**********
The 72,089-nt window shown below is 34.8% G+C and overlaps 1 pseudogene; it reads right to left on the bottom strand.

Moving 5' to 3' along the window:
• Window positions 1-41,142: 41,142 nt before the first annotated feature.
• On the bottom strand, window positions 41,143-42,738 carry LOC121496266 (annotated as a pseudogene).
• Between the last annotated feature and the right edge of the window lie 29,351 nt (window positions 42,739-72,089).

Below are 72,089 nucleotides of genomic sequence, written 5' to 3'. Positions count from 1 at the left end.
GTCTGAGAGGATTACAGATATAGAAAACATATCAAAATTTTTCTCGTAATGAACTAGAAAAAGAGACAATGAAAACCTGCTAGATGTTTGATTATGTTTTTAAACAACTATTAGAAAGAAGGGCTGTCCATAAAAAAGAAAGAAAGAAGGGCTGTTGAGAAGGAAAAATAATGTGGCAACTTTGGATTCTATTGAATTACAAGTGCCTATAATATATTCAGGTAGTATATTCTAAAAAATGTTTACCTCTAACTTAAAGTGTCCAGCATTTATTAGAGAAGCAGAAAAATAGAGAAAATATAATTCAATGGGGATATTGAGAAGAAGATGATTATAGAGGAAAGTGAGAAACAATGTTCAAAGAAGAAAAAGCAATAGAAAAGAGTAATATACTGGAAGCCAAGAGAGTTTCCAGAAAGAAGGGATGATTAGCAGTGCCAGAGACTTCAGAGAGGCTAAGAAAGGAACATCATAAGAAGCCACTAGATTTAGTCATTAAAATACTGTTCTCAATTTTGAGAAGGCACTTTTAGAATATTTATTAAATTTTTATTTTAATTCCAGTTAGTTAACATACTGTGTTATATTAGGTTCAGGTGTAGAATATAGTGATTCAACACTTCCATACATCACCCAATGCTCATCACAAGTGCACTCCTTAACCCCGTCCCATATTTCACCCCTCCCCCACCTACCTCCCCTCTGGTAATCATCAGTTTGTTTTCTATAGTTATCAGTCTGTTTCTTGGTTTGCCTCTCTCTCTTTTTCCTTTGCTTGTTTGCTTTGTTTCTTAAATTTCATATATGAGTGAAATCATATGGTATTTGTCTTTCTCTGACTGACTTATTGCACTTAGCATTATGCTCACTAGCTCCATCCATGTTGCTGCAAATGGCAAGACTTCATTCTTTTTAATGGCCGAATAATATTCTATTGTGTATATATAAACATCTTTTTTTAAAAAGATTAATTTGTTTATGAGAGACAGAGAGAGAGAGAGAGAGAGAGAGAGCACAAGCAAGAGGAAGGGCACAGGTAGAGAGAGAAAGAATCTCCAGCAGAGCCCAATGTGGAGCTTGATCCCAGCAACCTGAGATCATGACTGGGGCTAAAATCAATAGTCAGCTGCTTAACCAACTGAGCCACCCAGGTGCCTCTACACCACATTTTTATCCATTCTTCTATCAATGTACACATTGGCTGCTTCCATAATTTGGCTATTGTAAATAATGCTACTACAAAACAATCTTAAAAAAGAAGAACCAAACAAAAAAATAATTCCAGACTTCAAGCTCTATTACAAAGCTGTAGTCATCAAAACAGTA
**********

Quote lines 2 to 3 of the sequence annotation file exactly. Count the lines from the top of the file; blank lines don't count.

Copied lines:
Moving 5' to 3' along the window:
• Window positions 1-41,142: 41,142 nt before the first annotated feature.